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City: MFD leadership requested and received guidance on holiday policy changes

MORGANTOWN — According to information provided by the city of Morgantown, management within the Morgantown Fire Department requested and received guidance late last year explaining how the department should proceed in light of upcoming changes to the city’s personnel rules.

Further, Morgantown Communications Director Andrew Stacy explained, city administration is working to ensure firefighters impacted by the apparent communication breakdown will be paid.

The Dominion Post reached out to the city regarding holiday pay issues raised publicly by firefighters during the most-recent session of Morgantown City Council.

During his remarks to council, MFD Capt. Gary Freshour laid out how a firefighter’s time off for the entire upcoming year has traditionally been scheduled in December and that it’s been common practice for the city to prorate holiday pay for firefighters whose scheduled time off for a holiday falls before the actual holiday.

Freshour said he and others were not aware that policy had changed, and as a result, a firefighter was shorted some $277 in expected holiday pay.    

Stacy said the city has spent the last year working on the first real update to its personnel rules since 1993. Those updates, which include policy pertaining to vacation, holiday and sick time, are set to take effect July 1.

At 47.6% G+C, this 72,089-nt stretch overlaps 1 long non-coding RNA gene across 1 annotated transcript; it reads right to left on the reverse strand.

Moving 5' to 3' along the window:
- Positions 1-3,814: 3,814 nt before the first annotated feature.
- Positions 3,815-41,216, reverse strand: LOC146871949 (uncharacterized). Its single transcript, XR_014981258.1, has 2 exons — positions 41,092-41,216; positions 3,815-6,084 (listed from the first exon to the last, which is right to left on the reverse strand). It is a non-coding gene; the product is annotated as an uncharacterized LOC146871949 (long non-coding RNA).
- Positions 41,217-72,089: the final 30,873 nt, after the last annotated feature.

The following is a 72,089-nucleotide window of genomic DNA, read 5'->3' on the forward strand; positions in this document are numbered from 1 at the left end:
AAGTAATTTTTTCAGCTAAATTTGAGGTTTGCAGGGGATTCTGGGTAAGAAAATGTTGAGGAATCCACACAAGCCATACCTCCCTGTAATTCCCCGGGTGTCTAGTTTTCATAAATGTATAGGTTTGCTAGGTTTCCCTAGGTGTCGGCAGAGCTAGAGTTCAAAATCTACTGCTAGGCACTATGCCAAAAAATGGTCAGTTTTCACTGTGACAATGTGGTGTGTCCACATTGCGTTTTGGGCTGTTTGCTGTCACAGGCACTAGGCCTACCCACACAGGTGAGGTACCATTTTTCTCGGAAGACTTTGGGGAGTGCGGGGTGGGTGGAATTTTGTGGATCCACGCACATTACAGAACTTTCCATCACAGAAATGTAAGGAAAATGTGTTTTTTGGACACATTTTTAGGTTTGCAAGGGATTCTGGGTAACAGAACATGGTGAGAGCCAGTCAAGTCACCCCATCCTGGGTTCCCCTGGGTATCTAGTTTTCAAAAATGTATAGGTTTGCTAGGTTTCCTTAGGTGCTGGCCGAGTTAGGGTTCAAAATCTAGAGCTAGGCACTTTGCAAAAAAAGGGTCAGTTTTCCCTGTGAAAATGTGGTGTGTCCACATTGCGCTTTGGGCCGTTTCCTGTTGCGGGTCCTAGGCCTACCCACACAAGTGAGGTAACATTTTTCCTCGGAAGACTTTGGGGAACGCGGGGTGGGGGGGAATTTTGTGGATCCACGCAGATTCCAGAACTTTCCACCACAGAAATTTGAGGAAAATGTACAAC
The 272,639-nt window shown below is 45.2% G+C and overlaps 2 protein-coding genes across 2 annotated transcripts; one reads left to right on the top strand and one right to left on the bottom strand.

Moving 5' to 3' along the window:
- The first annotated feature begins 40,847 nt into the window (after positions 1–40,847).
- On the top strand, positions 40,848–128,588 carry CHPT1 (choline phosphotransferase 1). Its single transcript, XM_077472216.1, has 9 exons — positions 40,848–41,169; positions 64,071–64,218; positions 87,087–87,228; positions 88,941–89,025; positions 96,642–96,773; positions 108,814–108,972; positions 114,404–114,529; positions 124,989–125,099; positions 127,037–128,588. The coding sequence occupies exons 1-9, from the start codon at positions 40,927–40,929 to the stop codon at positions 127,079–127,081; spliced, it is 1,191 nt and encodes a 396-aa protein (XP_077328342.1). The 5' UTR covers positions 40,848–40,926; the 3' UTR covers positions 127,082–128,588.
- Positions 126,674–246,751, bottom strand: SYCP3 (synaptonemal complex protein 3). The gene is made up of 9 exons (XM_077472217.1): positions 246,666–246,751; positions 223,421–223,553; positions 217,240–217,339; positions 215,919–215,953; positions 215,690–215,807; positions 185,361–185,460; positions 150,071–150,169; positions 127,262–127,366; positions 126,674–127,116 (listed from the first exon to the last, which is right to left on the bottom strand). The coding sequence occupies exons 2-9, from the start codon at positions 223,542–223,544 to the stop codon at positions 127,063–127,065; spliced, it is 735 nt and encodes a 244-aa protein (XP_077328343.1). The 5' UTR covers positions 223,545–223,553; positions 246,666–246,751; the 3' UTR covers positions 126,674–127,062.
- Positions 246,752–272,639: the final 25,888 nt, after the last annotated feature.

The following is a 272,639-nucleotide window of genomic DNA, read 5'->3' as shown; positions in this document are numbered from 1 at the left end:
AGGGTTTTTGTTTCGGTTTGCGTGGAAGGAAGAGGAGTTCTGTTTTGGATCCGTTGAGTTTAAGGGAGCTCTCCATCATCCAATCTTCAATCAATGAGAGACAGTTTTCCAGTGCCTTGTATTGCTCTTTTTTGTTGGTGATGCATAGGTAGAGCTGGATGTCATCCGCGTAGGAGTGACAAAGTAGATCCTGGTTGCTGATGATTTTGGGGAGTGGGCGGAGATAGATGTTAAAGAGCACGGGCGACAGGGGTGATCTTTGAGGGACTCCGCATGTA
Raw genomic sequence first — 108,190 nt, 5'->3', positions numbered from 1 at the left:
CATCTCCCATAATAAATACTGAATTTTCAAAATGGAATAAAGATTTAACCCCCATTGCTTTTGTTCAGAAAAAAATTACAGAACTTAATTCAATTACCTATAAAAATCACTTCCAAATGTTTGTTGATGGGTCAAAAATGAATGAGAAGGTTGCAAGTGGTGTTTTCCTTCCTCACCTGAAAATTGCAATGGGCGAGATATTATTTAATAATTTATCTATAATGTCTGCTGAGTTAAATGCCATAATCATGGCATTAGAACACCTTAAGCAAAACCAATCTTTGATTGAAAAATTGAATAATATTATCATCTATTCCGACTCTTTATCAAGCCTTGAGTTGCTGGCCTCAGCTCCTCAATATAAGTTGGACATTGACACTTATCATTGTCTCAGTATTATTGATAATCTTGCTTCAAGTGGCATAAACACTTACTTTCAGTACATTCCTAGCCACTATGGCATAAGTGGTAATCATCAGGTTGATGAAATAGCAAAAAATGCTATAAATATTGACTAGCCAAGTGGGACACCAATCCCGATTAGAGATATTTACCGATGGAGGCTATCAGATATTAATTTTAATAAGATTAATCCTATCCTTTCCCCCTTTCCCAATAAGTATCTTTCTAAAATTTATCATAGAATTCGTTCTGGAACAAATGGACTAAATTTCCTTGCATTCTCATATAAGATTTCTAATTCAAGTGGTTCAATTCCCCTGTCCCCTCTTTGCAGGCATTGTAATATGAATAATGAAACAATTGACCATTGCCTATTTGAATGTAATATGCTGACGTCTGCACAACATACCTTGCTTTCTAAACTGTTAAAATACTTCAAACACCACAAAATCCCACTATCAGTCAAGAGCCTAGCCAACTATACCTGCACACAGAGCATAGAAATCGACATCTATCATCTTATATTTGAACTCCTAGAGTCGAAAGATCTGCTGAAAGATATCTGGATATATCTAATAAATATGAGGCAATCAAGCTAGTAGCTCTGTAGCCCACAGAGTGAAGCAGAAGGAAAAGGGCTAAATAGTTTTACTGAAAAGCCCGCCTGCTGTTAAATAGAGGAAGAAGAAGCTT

Further, Stacy said, MFD leadership was aware of that, and reached out to city administration late last year to request guidance on how best to proceed.

“City administration decided that since the update to the personnel rules were going to take effect halfway through the upcoming year, the change to holiday use needed to be implemented on Jan. 1 for the Fire Department, so it could plan accordingly,” Stacy explained.

Therefore, as of Jan. 1, firefighters receive holiday time as it is earned.

Stacy added, “While city administration did make this decision known to [MFD] management they should have followed that up with a communication to all fire department employees to ensure the information was relayed.”

The relationship between the city and its fire department has been tumultuous of late, and holiday compensation has been a big part of that.

In September, Monongalia County Circuit Court Judge Phillip Gaujot ruled in favor of the city over its firefighters in a holiday compensation lawsuit initially filed in June 2019.

That lawsuit stated firefighters were compensated just 12 hours of holiday pay for a 24-hour shift. State law requires firefighters be compensated with 1.5 times their pay, or equal time off for hours worked for holidays.

Morgantown corrected the issue, but the legal battle for back wages continued. A $1.7 million settlement offer from the city was rejected last April and multiple attempts at mediation failed, ultimately resulting in Gaujot’s ruling.

Attorney Teresa Toriseva, representing 54 members of Morgantown Firefighters IAFF Local 313, filed an appeal of that decision with the Supreme Court of Appeals of West Virginia on March 8.

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